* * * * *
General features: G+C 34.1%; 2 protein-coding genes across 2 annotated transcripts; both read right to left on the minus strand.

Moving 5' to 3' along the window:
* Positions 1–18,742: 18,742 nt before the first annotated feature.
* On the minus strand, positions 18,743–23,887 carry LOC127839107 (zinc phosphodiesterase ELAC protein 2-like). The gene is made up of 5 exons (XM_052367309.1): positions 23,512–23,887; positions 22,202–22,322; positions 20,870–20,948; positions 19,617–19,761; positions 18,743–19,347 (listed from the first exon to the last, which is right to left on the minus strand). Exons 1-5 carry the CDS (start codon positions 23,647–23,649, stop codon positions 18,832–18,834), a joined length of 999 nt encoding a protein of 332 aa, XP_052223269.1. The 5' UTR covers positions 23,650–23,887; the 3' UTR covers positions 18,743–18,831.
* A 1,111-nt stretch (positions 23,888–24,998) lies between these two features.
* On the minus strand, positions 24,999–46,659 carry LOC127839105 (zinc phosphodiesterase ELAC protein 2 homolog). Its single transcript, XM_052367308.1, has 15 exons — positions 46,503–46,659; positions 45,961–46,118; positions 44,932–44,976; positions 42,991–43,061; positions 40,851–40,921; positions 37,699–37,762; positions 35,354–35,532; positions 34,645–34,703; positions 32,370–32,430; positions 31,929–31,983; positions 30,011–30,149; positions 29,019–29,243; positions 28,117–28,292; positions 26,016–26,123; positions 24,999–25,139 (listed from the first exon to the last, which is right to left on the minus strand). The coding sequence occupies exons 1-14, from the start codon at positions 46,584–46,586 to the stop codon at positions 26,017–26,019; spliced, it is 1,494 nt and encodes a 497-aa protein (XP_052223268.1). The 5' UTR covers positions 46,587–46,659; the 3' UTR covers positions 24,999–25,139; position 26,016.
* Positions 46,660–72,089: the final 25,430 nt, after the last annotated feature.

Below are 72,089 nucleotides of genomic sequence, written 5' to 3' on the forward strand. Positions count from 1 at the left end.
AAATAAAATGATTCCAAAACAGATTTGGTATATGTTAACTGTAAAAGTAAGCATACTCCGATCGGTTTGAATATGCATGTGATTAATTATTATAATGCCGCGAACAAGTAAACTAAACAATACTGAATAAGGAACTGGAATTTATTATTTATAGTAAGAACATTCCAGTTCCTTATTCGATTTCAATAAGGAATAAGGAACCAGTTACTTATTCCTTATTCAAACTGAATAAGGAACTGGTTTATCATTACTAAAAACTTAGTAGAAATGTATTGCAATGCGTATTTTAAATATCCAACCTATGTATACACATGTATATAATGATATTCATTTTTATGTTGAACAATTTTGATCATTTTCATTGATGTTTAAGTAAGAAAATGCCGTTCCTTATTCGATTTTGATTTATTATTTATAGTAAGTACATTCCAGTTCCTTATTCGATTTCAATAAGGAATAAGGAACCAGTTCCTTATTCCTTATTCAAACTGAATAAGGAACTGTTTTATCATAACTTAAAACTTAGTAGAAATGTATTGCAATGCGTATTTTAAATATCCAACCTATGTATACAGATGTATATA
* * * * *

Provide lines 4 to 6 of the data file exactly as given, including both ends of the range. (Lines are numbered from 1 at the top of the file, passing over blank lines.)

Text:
* On the minus strand, positions 18,743–23,887 carry LOC127839107 (zinc phosphodiesterase ELAC protein 2-like). The gene is made up of 5 exons (XM_052367309.1): positions 23,512–23,887; positions 22,202–22,322; positions 20,870–20,948; positions 19,617–19,761; positions 18,743–19,347 (listed from the first exon to the last, which is right to left on the minus strand). Exons 1-5 carry the CDS (start codon positions 23,647–23,649, stop codon positions 18,832–18,834), a joined length of 999 nt encoding a protein of 332 aa, XP_052223269.1. The 5' UTR covers positions 23,650–23,887; the 3' UTR covers positions 18,743–18,831.
* A 1,111-nt stretch (positions 23,888–24,998) lies between these two features.
* On the minus strand, positions 24,999–46,659 carry LOC127839105 (zinc phosphodiesterase ELAC protein 2 homolog). Its single transcript, XM_052367308.1, has 15 exons — positions 46,503–46,659; positions 45,961–46,118; positions 44,932–44,976; positions 42,991–43,061; positions 40,851–40,921; positions 37,699–37,762; positions 35,354–35,532; positions 34,645–34,703; positions 32,370–32,430; positions 31,929–31,983; positions 30,011–30,149; positions 29,019–29,243; positions 28,117–28,292; positions 26,016–26,123; positions 24,999–25,139 (listed from the first exon to the last, which is right to left on the minus strand). The coding sequence occupies exons 1-14, from the start codon at positions 46,584–46,586 to the stop codon at positions 26,017–26,019; spliced, it is 1,494 nt and encodes a 497-aa protein (XP_052223268.1). The 5' UTR covers positions 46,587–46,659; the 3' UTR covers positions 24,999–25,139; position 26,016.